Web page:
I have provided two images which show the direction you need to rotate the view depending how the building is position to the horizontal.
You will notice no change in the site view apart from the elevation markers will have rotated, however if you go to any other plan view you will see that the imported dwg is now rotated so you can now start to work on the building orthogonally.
Finally, when you save your project, Revit will ask to write back information to the linked DWG survey, so that the relative positions can be maintained. Make sure you don’t have the DWG open in the background in AutoCAD else the save process will fail!
OK, you’ve completed the exercise. A couple of extra points which often help. Use the pin tool to pin the DWG in place. If you move the DWG in your project you will screw with the shared coordinate system and it can be a nighmare to re-correct it! If you are using workset, create a separate workset for your linked DWG data, this way you can load it and unload it when its note required.
As a final check , I will explain how you can check that everything is working by exporting your site view back to DWG.
Go to the project browser and select site view. Next go to the file pulldown menu, export CAD/formats and select a suitable DWG format.
Click the options button and change the Coordinates System basis from Project Interal to Shared. Ok out of this dialogue and click export to save your DWG to a suitable location.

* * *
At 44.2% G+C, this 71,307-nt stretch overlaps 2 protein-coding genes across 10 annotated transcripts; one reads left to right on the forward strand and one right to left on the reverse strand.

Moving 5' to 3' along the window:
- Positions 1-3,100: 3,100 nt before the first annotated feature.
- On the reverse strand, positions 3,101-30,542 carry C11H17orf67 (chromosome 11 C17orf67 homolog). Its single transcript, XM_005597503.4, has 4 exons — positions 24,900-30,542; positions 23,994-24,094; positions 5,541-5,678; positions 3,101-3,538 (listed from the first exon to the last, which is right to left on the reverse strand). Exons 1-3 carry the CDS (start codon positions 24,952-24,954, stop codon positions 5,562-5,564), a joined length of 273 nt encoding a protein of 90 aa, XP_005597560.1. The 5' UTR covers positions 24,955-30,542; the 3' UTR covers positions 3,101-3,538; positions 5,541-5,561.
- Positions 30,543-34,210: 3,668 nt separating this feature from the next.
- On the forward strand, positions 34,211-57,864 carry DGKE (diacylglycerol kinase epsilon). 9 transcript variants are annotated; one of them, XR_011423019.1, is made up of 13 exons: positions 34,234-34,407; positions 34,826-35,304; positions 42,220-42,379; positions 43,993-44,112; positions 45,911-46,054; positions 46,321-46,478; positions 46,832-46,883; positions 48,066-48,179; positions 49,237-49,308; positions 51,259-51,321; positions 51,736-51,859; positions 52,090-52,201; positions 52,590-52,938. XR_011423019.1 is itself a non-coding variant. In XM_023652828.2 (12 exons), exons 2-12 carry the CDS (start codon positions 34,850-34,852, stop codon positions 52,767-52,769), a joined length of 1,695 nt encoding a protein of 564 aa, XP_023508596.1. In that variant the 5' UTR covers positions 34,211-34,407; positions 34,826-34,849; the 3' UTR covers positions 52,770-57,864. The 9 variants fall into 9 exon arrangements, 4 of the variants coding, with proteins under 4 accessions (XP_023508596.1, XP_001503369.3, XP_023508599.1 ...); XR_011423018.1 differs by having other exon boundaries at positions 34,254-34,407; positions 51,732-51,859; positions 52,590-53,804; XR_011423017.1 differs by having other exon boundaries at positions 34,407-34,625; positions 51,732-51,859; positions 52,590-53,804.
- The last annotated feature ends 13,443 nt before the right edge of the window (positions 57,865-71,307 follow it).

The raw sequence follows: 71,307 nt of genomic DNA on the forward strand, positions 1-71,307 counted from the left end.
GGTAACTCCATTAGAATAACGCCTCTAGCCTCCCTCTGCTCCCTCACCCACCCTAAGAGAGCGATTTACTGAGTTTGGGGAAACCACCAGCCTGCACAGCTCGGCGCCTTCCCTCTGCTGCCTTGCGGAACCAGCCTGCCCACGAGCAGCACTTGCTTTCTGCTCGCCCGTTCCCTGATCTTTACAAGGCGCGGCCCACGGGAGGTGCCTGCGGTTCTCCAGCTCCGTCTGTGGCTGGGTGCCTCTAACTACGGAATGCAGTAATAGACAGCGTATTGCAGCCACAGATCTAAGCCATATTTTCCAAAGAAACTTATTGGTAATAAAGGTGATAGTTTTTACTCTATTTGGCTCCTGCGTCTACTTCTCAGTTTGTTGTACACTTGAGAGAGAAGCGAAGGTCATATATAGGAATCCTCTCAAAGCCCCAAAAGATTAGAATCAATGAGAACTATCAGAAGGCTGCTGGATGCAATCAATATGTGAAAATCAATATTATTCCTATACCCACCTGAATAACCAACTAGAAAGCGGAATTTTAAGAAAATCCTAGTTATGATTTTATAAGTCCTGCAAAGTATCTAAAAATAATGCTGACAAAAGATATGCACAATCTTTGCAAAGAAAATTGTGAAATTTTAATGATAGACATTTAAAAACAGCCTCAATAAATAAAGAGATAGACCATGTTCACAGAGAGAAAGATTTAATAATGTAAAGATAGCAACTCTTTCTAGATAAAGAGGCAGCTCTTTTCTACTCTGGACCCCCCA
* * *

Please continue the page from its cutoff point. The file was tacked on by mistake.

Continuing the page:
Open up AutoCAD and then open up your exported DWG. Using the ID command, ID a suitable coordinate or station point on in the DWG to make sure the coordinates are correct. Hopefully everything will be correct!!! Now you can be confident that when you need to export to AutoCAD the building is correct in AutoCAD as well as the Revit world.
Hopefully this has been useful. If you’d like to see a movie example of the above process click this link. Good luck and happy site setting out.
Monday, September 03, 2007
This PDF link will provide you details on what is included within the Sustainability toolkit.
Broutek have been setup to solve the UK content issue. Take a look at what they have done todate, by going to their website, it all looks very positive. This is from their website.
"We create specific families of M&E parts for the UK’s construction industry.
Our Intelligent BIM Parts are 3D models of equipment and fittings with data
about themselves and knowledge about the systems and environments of
which they are part."